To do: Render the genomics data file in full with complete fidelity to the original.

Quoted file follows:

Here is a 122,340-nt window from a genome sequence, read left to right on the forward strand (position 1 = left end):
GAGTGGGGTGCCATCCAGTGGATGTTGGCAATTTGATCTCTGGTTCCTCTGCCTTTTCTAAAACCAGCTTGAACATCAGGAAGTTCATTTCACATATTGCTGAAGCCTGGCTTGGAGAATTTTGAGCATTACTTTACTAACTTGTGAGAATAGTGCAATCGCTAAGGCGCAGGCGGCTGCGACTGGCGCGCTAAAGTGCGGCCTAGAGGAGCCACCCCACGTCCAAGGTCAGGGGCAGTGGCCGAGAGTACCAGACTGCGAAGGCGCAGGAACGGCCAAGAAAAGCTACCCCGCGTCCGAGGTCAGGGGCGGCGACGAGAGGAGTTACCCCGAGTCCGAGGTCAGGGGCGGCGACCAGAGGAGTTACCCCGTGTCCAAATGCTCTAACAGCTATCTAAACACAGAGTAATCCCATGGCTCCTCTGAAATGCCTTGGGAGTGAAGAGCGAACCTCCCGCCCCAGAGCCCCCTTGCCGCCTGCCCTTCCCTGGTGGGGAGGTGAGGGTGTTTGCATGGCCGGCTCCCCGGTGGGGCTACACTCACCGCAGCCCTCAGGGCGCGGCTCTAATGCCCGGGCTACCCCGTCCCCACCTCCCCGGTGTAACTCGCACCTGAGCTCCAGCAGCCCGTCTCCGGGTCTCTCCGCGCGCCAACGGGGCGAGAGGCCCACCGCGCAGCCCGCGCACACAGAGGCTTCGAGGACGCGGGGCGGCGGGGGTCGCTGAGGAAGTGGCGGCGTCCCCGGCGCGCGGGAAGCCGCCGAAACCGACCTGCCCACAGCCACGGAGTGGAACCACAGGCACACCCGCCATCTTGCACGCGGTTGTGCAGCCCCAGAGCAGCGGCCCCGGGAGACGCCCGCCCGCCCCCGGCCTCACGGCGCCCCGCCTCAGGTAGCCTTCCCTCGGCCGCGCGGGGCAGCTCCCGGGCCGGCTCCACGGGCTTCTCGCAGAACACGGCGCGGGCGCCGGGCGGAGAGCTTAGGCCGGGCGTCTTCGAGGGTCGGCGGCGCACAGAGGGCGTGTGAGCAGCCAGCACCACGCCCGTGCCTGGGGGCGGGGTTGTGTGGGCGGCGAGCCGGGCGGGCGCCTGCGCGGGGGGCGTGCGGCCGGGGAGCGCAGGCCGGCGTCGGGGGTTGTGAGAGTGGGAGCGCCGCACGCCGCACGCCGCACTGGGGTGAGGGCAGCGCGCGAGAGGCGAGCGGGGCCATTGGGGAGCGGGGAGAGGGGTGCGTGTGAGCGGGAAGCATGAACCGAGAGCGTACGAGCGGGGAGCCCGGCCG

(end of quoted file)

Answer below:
Here is a 122,340-nt window from a genome sequence, read left to right on the forward strand (position 1 = left end):
GAGTGGGGTGCCATCCAGTGGATGTTGGCAATTTGATCTCTGGTTCCTCTGCCTTTTCTAAAACCAGCTTGAACATCAGGAAGTTCATTTCACATATTGCTGAAGCCTGGCTTGGAGAATTTTGAGCATTACTTTACTAACTTGTGAGAATAGTGCAATCGCTAAGGCGCAGGCGGCTGCGACTGGCGCGCTAAAGTGCGGCCTAGAGGAGCCACCCCACGTCCAAGGTCAGGGGCAGTGGCCGAGAGTACCAGACTGCGAAGGCGCAGGAACGGCCAAGAAAAGCTACCCCGCGTCCGAGGTCAGGGGCGGCGACGAGAGGAGTTACCCCGAGTCCGAGGTCAGGGGCGGCGACCAGAGGAGTTACCCCGTGTCCAAATGCTCTAACAGCTATCTAAACACAGAGTAATCCCATGGCTCCTCTGAAATGCCTTGGGAGTGAAGAGCGAACCTCCCGCCCCAGAGCCCCCTTGCCGCCTGCCCTTCCCTGGTGGGGAGGTGAGGGTGTTTGCATGGCCGGCTCCCCGGTGGGGCTACACTCACCGCAGCCCTCAGGGCGCGGCTCTAATGCCCGGGCTACCCCGTCCCCACCTCCCCGGTGTAACTCGCACCTGAGCTCCAGCAGCCCGTCTCCGGGTCTCTCCGCGCGCCAACGGGGCGAGAGGCCCACCGCGCAGCCCGCGCACACAGAGGCTTCGAGGACGCGGGGCGGCGGGGGTCGCTGAGGAAGTGGCGGCGTCCCCGGCGCGCGGGAAGCCGCCGAAACCGACCTGCCCACAGCCACGGAGTGGAACCACAGGCACACCCGCCATCTTGCACGCGGTTGTGCAGCCCCAGAGCAGCGGCCCCGGGAGACGCCCGCCCGCCCCCGGCCTCACGGCGCCCCGCCTCAGGTAGCCTTCCCTCGGCCGCGCGGGGCAGCTCCCGGGCCGGCTCCACGGGCTTCTCGCAGAACACGGCGCGGGCGCCGGGCGGAGAGCTTAGGCCGGGCGTCTTCGAGGGTCGGCGGCGCACAGAGGGCGTGTGAGCAGCCAGCACCACGCCCGTGCCTGGGGGCGGGGTTGTGTGGGCGGCGAGCCGGGCGGGCGCCTGCGCGGGGGGCGTGCGGCCGGGGAGCGCAGGCCGGCGTCGGGGGTTGTGAGAGTGGGAGCGCCGCACGCCGCACGCCGCACTGGGGTGAGGGCAGCGCGCGAGAGGCGAGCGGGGCCATTGGGGAGCGGGGAGAGGGGTGCGTGTGAGCGGGAAGCATGAACCGAGAGCGTACGAGCGGGGAGCCCGGCCG